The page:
Reference is next made to FIGS. 3, 4 and 5 which show in detail the operation of counter-mechanism 102. In the preferred embodiment, counter-mechanism 102 is of the mechanical ratchet-wheel type in which the physical movement of an actuating element is required to register a count. Counter-mechanism 102 has three counters 122, one of which corresponds with each size selector pushbutton 114. Counters 122 each have four digit wheels but this number may be increased or decreased as desired. As seen from FIG. 4, each counter 122 has a ratchet mechanism 124 which is activated by movement of a pivot shaft 126 to rotate the counter wheels. The ratchet mechanism 124 and the counter wheels are conventional and are not considered to be part of the present invention so they will not be described in further detail. For the purpose of the present discussion it will be sufficient to note that when pivot shaft 126 is pivoted in a clockwise direction and returned, counter 122 will register a count.
Movement of piovt shaft 126 is caused by a linkage assembly 128 which includes a counter actuating arm 130 which is attached to a pivot bracket 132. Pivot bracket 132 pivots about a shaft 134. Pivot bracket 132 has a mounting rod 136 fastened thereto. Sensing fingers 138 are pivotally mounted on rod 136 so that one finger 138 corresponds with each counter 122. A spool 140, which is part of valve assembly 106, causes arm 130 to move up and down as will be discussed below.
Counter mechanism 102 is mounted adjacent to the bank of size selector pushbuttons 114. Each selector pushbutton 114 has a lower projection 142. When a particular size selector pushbutton 114 is depressed, the respective projection 142 is extended toward sensing finger 138. As discussed above, selector pushbuttons 114 are chosen so that only one of the buttons may be depressed at any one time and therefore only one projection 142 is in the extended position at any one time.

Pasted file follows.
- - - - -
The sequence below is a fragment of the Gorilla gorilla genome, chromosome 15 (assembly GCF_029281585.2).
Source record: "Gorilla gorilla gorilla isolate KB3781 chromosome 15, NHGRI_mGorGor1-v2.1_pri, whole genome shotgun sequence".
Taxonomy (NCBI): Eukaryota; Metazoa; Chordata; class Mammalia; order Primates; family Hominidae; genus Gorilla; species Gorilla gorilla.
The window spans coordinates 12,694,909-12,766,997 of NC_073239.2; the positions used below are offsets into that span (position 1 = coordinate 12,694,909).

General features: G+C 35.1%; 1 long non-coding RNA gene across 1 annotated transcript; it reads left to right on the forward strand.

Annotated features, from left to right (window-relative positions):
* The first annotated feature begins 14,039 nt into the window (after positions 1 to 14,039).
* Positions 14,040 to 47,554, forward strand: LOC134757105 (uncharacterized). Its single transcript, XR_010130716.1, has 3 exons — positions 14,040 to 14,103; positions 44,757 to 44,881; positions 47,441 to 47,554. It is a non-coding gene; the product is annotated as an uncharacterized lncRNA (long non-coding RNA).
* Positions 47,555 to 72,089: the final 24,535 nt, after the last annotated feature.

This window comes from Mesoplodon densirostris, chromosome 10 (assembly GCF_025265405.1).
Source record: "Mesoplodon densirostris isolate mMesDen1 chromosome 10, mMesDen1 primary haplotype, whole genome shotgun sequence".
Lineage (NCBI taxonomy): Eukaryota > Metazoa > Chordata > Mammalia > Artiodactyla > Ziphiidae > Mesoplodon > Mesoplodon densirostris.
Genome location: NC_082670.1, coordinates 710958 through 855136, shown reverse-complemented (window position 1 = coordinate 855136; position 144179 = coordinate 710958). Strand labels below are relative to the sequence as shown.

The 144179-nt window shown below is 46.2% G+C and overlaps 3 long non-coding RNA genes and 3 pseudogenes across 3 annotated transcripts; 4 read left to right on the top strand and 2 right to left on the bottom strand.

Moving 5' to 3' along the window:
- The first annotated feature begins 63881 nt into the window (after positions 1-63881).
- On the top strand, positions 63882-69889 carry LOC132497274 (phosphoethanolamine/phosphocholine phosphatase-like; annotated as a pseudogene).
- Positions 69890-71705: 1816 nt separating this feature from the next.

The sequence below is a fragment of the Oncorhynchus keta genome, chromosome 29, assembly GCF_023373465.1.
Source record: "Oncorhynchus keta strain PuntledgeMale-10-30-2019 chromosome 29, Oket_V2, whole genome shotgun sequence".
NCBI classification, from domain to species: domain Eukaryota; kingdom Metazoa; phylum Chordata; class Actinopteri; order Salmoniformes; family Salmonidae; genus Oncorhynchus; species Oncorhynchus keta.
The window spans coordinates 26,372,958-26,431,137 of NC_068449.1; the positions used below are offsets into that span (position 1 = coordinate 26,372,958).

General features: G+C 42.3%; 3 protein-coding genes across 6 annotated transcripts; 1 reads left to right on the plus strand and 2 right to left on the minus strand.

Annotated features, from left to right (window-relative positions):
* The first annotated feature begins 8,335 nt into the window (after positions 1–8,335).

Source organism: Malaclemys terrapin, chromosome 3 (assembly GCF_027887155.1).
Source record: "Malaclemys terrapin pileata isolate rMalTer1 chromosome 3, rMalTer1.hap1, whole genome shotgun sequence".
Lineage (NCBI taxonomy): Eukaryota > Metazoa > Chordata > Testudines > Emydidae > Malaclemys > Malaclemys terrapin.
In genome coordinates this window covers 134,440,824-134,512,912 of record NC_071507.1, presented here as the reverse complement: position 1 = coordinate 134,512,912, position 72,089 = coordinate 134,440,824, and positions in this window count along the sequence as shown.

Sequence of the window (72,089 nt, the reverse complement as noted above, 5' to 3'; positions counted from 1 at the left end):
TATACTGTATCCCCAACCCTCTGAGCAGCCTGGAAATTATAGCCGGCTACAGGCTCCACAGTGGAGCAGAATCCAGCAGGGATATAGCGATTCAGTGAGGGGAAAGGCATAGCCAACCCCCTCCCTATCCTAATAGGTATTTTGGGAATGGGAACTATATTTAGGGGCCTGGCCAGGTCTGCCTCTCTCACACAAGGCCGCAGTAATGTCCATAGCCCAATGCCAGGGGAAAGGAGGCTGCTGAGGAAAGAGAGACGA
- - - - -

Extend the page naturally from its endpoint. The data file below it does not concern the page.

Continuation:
The operation of counter mechanism 102 may be seen from FIG. 5. One of the selector pushbuttons 114 has been depressed causing projection 142 to extend below the bank of pushbuttons 114. Spool 140 moves upwardly when dispenser 12 begins to dispense fluid thereby causing arm 130 to move upwardly, pivot bracket 132 to pivot about shaft 134, and sensing fingers 138 to move upwardly also. As sensing fingers 138 move upwardly, one of the fingers will engage the projection 142 corresponding to the depressed size selector pushbutton 114. This engagement causes sensing finger 138 to pivot in a clockwise direction so that the upper end of sensing finger 138 engages pivot shaft 126. Pivot shaft 126 is thereby pivoted in a clockwise direction to activate ratchet mechanism 124. When dispenser 12 stops dispensing fluid, spool 140 moves downwardly. Sensing finger 138 disengages pivot shaft 126 so that pivot shaft 126 moves counter-clockwise allowing ratchet mechanism 124 to complete a count. It will be appreciated that only one of the sensing fingers 138 engages a projection 142 and therefore when a particular size selector pushbutton 114 is depressed, only the corresponding counter 122 registers a count when spool 140 moves up and down.